What about Dessert?

vegan sorbet The NYC Vegan/Vegetarian Lifestyle Guide

(credit: Brendan Hoffman/Getty Images for Girl Behind the Camera

Being vegan doesn’t mean you have to yank your sweet tooth. There are several dairy-free soy ice creams and sorbets available in supermarkets. Sharon’s Sorbet is a popular vegan brand. Two of their flavors rival the tastiest of milk-based ice creams: Sharon’s Coconut Sorbet and Dutch Chocolate Sorbet.There’s an easy to make a luscious vegan dessert that you have to try to believe, and all it requires is a few bananas and a food processor. Peel and slice bananas and then freeze them. Blend the frozen banana slices in a food processor, and after a few minutes you’ll have delicious, creamy banana ice cream. Believe it!

See Also: New York’s Top 5 Shops for Dairy-Free Ice Cream

But What About Protein?

pistachio nuts The NYC Vegan/Vegetarian Lifestyle Guide

(credit: Justin Sullivan/Getty Images)

Animal proteins, like fish, meats, and dairy products contain all of the ‘essential’ amino acids and are considered complete proteins. What a lot of people don’t realize is that it’s easy to eat complete proteins without consuming animal products.You can mix two incomplete vegetable proteins throughout the day which your body will then combine to create complete proteins. Legumes (beans, peas, peanuts) combined with grains (rice, pasta, rye, wheat), nuts, or seeds (cashews, almonds, sunflower or sesame seeds, etc) are sources of complete protein. By eating foods like rice and beans, or peanut butter on wheat bread, you’re getting complete proteins from a single vegan meal. Additionally, there are two vegetarian foods that contain complete proteins: soy products (like tofu, soy milk and tempeh), and quinoa, the South American “Mother Grain”.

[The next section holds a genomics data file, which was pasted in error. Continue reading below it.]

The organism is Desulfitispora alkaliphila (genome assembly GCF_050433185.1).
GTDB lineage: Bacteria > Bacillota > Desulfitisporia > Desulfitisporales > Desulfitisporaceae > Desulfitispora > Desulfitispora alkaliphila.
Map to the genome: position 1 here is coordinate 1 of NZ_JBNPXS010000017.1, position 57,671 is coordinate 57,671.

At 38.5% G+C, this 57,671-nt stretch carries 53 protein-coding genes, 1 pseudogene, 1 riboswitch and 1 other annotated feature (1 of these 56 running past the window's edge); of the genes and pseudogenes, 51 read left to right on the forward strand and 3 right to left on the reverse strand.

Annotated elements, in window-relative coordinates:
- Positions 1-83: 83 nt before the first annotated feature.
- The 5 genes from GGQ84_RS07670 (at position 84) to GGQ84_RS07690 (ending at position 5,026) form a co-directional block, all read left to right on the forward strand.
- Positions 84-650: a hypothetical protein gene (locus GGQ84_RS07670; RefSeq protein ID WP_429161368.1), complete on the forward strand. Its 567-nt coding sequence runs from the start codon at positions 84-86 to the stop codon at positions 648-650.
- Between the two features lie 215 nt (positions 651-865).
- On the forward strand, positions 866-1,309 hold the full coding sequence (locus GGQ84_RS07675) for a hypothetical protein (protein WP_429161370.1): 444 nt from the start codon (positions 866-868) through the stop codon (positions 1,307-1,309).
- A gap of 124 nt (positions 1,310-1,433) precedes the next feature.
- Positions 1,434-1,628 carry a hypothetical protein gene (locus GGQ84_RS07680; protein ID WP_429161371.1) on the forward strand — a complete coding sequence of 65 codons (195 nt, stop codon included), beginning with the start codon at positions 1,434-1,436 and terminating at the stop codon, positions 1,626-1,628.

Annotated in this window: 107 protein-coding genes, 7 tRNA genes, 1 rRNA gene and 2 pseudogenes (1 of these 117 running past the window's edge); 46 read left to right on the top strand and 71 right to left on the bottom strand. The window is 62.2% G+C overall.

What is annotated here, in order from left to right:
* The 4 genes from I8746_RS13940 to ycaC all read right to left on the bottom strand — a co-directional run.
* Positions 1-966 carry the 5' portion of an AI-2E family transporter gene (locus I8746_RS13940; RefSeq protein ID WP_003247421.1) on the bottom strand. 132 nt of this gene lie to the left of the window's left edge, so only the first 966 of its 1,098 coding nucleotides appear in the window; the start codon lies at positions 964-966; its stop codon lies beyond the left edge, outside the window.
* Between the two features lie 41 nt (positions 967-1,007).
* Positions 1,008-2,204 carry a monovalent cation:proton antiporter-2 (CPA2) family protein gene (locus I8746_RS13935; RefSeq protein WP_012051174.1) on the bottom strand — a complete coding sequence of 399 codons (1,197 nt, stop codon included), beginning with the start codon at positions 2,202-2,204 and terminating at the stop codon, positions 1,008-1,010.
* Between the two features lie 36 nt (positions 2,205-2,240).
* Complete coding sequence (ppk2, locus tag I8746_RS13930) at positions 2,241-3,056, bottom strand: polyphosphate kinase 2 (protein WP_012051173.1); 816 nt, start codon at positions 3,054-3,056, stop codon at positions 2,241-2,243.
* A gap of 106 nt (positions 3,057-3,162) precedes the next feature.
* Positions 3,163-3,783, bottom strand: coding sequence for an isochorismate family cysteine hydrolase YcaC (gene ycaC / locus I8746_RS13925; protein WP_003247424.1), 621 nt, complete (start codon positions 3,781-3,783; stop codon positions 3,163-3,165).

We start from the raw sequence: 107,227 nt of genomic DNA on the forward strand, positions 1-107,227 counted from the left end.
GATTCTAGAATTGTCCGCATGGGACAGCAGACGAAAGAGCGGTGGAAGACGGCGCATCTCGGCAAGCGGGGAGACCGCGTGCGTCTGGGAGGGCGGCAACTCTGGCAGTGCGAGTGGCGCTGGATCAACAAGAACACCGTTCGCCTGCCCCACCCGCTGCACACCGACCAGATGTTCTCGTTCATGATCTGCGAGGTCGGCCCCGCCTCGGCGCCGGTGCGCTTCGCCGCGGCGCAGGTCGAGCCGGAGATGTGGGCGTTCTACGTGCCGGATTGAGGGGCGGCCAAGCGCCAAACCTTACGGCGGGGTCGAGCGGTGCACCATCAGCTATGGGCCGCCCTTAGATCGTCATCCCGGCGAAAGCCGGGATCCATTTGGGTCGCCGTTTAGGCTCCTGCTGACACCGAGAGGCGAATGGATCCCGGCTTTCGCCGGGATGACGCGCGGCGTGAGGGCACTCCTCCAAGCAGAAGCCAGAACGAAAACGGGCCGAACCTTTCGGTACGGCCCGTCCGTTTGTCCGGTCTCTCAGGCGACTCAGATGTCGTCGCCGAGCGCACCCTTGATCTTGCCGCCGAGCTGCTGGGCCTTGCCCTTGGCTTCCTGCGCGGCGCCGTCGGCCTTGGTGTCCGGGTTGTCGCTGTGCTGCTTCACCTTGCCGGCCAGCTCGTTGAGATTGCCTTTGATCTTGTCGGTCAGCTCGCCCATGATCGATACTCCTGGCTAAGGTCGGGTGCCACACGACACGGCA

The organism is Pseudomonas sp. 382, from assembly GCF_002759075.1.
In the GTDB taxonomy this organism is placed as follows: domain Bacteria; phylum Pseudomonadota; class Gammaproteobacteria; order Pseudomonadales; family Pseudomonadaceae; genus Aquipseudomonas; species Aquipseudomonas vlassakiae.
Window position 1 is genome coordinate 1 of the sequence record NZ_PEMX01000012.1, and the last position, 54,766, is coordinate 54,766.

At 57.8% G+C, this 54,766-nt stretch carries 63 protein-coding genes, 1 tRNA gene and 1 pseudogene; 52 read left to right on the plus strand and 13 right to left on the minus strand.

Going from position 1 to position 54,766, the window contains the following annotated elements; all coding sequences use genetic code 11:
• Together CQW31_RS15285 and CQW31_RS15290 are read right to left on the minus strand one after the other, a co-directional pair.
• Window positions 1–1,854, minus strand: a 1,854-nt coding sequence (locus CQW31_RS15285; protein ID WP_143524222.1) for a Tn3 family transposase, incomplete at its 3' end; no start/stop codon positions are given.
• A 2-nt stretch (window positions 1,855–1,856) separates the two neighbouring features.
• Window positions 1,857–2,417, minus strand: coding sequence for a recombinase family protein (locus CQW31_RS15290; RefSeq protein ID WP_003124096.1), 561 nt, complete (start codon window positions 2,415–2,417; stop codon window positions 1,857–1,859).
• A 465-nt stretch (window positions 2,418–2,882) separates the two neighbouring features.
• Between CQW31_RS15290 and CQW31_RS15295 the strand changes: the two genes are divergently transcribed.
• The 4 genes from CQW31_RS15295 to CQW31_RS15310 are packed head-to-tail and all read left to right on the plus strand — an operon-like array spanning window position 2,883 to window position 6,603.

The NYC Community

nyc community The NYC Vegan/Vegetarian Lifestyle Guide

(credit: Justin Sullivan/Getty Images)

If your vegan or vegetarian lifestyle has you feeling isolated, or you want to grow your circle of like-minded friends, visit SuperVegan.com’s ‘NYC Calendar’. There, you’ll find out where you can enjoy four-course vegetarian meals with a table of new friends or meet other vegans out for drinks. If you’re a parent looking to socialize with veggie-friendly families, try the NYC Vegan/Vegetarian Parents & Kids Group. To learn vegetarian cooking techniques, take a class at the Natural Gourmet Institute or the Bowery Culinary Center located inside the Whole foods on the Lower East Side.

Caroline Cooney is a New York City-based freelance journalist and scriptwriter (www.carolinecooney.blogspot.com).